East Africa Single Visa adaptation remains slow

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Head of Investment Promotion and Implementation at Rwanda development board Louise Kanyonga

Head of Investment Promotion and Implementation at Rwanda development board Louise Kanyonga

The Single Tourist Visa for the East African Community (EAC) that was launched on Thursday, 20th February, 2014 is facing poor implementation as Industry players in the Tourism sector decry the slow uptake just 10 months of its existence.

During its commencement early this year, expectations were geared towards a notable boom in the number of tourists who were anticipated to visit the region before the end of 2014.

According to the Head of Investment Promotion and Implementation at Rwanda development board Louise Kanyonga; only 1,560 of such visas had been sold so far; this was a direct result of the insecurity situation in the region, most notable in Kenya.

She also attributed the situation to knowledge gaps as most tour operators were unaware of the products to sell in other parts of the region.

“Most operators in Rwanda don’t know what they sell in Kenya and Uganda and vice- versa, this lack of awareness has made tour operators unable to sell the Single Tourism Visa. We have held business-to-business meetings to increase awareness,” Kanyonga explained.

A turning point may be in view; however, as she also disclosed that the federation had received a grant of $100,000 from Trademark East Africa (TMEA) to help with marketing and creating awareness about the regional Single Tourist Visa and the use of Identity Cards in Kenya, Uganda and Rwanda.

This is expected to ensure the three countries have a significant share of the 50 million visitors who come to the continent annually, thus further spurring cross-border economic and tourism growth.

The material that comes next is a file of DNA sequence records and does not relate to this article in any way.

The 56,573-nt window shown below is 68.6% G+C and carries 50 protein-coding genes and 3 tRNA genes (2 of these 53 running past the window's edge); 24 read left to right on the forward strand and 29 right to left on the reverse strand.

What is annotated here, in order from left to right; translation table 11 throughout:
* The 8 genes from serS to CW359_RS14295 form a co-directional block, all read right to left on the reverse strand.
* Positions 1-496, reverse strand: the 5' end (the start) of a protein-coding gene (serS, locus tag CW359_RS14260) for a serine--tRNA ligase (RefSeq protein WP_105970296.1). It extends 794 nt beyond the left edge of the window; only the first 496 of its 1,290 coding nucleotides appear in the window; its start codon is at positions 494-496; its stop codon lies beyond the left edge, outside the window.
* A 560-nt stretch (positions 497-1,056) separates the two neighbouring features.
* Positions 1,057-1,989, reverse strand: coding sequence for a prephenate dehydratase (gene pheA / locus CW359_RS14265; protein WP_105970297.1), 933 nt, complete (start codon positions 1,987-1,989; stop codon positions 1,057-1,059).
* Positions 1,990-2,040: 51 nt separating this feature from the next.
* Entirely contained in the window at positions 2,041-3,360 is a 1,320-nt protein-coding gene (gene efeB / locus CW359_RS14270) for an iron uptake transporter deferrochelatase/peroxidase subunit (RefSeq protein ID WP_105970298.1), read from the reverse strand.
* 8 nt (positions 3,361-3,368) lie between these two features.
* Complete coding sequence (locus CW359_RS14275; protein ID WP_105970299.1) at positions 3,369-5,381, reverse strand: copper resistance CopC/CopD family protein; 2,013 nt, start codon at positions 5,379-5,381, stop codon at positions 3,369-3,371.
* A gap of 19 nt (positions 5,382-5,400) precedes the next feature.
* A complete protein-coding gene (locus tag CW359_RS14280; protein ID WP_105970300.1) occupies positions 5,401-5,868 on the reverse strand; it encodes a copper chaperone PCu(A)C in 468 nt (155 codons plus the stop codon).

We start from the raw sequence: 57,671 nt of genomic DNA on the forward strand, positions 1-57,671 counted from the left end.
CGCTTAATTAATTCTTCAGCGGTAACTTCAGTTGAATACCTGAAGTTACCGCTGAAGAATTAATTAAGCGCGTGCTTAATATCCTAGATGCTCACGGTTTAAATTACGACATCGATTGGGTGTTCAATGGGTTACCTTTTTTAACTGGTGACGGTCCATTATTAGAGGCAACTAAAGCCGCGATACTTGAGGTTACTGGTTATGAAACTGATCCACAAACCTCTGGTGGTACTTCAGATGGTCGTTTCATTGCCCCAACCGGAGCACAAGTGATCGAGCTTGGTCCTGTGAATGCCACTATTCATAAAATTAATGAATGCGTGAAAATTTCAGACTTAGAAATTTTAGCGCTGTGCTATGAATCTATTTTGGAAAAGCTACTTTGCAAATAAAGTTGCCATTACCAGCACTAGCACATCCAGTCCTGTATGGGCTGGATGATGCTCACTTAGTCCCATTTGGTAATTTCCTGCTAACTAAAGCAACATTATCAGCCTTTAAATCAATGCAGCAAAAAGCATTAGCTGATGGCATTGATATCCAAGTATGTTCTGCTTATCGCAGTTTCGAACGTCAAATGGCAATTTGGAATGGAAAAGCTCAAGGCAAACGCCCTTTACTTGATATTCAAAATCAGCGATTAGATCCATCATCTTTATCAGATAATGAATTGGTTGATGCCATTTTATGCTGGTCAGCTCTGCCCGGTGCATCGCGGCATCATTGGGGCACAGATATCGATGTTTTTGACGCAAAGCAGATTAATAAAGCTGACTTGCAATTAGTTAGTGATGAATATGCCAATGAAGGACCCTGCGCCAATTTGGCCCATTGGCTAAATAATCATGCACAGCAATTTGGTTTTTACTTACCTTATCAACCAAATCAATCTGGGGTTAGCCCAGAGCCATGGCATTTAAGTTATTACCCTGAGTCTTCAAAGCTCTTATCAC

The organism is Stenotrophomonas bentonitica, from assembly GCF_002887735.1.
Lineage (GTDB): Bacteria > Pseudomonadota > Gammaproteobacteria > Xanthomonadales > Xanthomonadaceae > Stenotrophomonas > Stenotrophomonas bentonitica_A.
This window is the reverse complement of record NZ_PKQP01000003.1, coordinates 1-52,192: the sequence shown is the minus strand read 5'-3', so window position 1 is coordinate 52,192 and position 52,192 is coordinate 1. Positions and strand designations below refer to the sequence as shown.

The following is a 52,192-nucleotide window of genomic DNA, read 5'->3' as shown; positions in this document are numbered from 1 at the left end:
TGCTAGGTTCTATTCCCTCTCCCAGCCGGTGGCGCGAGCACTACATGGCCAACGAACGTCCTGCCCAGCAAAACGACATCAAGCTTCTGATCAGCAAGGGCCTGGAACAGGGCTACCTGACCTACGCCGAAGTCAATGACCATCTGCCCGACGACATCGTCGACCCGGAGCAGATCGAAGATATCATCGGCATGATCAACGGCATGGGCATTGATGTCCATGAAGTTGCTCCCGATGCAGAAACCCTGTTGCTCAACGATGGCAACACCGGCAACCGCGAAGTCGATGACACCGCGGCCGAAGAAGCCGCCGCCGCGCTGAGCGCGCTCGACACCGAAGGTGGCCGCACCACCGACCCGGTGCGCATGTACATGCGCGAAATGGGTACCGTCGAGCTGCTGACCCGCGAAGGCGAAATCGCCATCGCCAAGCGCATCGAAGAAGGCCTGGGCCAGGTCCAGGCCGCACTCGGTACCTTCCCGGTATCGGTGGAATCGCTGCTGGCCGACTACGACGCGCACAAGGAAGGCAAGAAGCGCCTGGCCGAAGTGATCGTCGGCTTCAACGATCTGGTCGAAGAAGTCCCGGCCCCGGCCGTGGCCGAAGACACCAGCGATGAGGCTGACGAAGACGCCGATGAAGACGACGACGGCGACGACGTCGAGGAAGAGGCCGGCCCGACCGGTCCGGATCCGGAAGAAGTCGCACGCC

With the funding, the Tourism Federation can concentrate on motivating such tourism players as tour operators and travel agencies to take advantage of the twin initiatives to grow the regional tourism sector.

Key to achieving this, according to her, will be the creation of boards in Tourism related parastatals that will offer guidance and oversight especially in times of crises. This is a recommendation she has made to the Kenyan government.

Commenting on the same issue, Mike Macharia, CEO of the Kenya Association of Hotel Keepers and Caterers, disclosed that the EAC will seek to further incentivize diplomats working in the community by offering 30 days of free movement in any part of the member countries once they acquire the Single Tourism Visa.

“We have realized that this segment has not been tapped into, so we are looking for ways to ensure that even as we lobby for use of national identity cards as travel documents, expatriates can be accorded similar privileges as regional citizens,” he said.

He added that this issue will be a central discussion theme at the next meeting of the EAC heads of state.

Kenya, Uganda and Rwanda have already adopted the joint visa that will facilitate free movement of tourists and citizens alike for 90 days at a fee of Sh9,000 ($100), while Tanzania and Burundi are yet to join in.

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About the author

Olive Ndaka is the Junior Editor for RwandaEye. An investor and young entrepreneur, she is a quick learner and has contributed many articles for RwandaEye in Kinyarwanda.

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